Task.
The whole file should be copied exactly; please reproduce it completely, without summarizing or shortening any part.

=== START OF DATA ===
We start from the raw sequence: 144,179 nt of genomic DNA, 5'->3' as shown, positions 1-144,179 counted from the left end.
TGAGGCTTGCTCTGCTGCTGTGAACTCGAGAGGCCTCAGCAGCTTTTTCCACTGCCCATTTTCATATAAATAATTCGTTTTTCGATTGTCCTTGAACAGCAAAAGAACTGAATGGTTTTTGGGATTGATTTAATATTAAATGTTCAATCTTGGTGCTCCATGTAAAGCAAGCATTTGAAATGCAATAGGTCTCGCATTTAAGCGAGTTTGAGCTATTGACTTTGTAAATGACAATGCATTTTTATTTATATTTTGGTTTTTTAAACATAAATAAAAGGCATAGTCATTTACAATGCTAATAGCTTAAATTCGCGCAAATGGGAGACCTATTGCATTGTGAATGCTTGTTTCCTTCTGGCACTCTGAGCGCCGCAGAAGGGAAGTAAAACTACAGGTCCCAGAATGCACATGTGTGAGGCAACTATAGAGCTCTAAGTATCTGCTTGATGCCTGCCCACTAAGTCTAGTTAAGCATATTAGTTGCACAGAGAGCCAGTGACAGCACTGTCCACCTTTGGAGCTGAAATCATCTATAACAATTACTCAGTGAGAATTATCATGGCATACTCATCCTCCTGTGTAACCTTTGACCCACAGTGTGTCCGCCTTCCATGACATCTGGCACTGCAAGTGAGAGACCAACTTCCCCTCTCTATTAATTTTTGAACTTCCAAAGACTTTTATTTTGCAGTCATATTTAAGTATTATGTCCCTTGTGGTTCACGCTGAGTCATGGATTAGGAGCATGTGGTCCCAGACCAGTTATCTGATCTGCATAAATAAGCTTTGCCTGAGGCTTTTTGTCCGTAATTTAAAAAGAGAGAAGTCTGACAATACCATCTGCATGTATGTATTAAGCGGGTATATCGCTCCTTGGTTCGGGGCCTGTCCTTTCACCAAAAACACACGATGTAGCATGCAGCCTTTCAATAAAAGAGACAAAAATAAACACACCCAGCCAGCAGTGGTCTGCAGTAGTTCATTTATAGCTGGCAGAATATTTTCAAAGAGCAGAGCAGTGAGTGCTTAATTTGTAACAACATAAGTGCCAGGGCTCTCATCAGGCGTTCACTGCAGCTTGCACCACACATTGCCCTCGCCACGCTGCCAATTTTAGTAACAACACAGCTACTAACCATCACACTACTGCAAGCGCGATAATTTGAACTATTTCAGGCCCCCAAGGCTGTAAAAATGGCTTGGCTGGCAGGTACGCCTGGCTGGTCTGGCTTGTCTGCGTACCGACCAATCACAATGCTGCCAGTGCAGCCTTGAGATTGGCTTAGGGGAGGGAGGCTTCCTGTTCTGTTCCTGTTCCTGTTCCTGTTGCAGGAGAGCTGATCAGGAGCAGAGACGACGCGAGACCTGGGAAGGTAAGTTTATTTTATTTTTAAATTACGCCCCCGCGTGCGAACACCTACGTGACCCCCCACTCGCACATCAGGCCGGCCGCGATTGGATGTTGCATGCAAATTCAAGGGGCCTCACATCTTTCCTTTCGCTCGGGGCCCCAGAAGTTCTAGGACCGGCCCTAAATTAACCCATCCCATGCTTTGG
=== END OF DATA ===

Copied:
We start from the raw sequence: 144,179 nt of genomic DNA, 5'->3' as shown, positions 1-144,179 counted from the left end.
TGAGGCTTGCTCTGCTGCTGTGAACTCGAGAGGCCTCAGCAGCTTTTTCCACTGCCCATTTTCATATAAATAATTCGTTTTTCGATTGTCCTTGAACAGCAAAAGAACTGAATGGTTTTTGGGATTGATTTAATATTAAATGTTCAATCTTGGTGCTCCATGTAAAGCAAGCATTTGAAATGCAATAGGTCTCGCATTTAAGCGAGTTTGAGCTATTGACTTTGTAAATGACAATGCATTTTTATTTATATTTTGGTTTTTTAAACATAAATAAAAGGCATAGTCATTTACAATGCTAATAGCTTAAATTCGCGCAAATGGGAGACCTATTGCATTGTGAATGCTTGTTTCCTTCTGGCACTCTGAGCGCCGCAGAAGGGAAGTAAAACTACAGGTCCCAGAATGCACATGTGTGAGGCAACTATAGAGCTCTAAGTATCTGCTTGATGCCTGCCCACTAAGTCTAGTTAAGCATATTAGTTGCACAGAGAGCCAGTGACAGCACTGTCCACCTTTGGAGCTGAAATCATCTATAACAATTACTCAGTGAGAATTATCATGGCATACTCATCCTCCTGTGTAACCTTTGACCCACAGTGTGTCCGCCTTCCATGACATCTGGCACTGCAAGTGAGAGACCAACTTCCCCTCTCTATTAATTTTTGAACTTCCAAAGACTTTTATTTTGCAGTCATATTTAAGTATTATGTCCCTTGTGGTTCACGCTGAGTCATGGATTAGGAGCATGTGGTCCCAGACCAGTTATCTGATCTGCATAAATAAGCTTTGCCTGAGGCTTTTTGTCCGTAATTTAAAAAGAGAGAAGTCTGACAATACCATCTGCATGTATGTATTAAGCGGGTATATCGCTCCTTGGTTCGGGGCCTGTCCTTTCACCAAAAACACACGATGTAGCATGCAGCCTTTCAATAAAAGAGACAAAAATAAACACACCCAGCCAGCAGTGGTCTGCAGTAGTTCATTTATAGCTGGCAGAATATTTTCAAAGAGCAGAGCAGTGAGTGCTTAATTTGTAACAACATAAGTGCCAGGGCTCTCATCAGGCGTTCACTGCAGCTTGCACCACACATTGCCCTCGCCACGCTGCCAATTTTAGTAACAACACAGCTACTAACCATCACACTACTGCAAGCGCGATAATTTGAACTATTTCAGGCCCCCAAGGCTGTAAAAATGGCTTGGCTGGCAGGTACGCCTGGCTGGTCTGGCTTGTCTGCGTACCGACCAATCACAATGCTGCCAGTGCAGCCTTGAGATTGGCTTAGGGGAGGGAGGCTTCCTGTTCTGTTCCTGTTCCTGTTCCTGTTGCAGGAGAGCTGATCAGGAGCAGAGACGACGCGAGACCTGGGAAGGTAAGTTTATTTTATTTTTAAATTACGCCCCCGCGTGCGAACACCTACGTGACCCCCCACTCGCACATCAGGCCGGCCGCGATTGGATGTTGCATGCAAATTCAAGGGGCCTCACATCTTTCCTTTCGCTCGGGGCCCCAGAAGTTCTAGGACCGGCCCTAAATTAACCCATCCCATGCTTTGG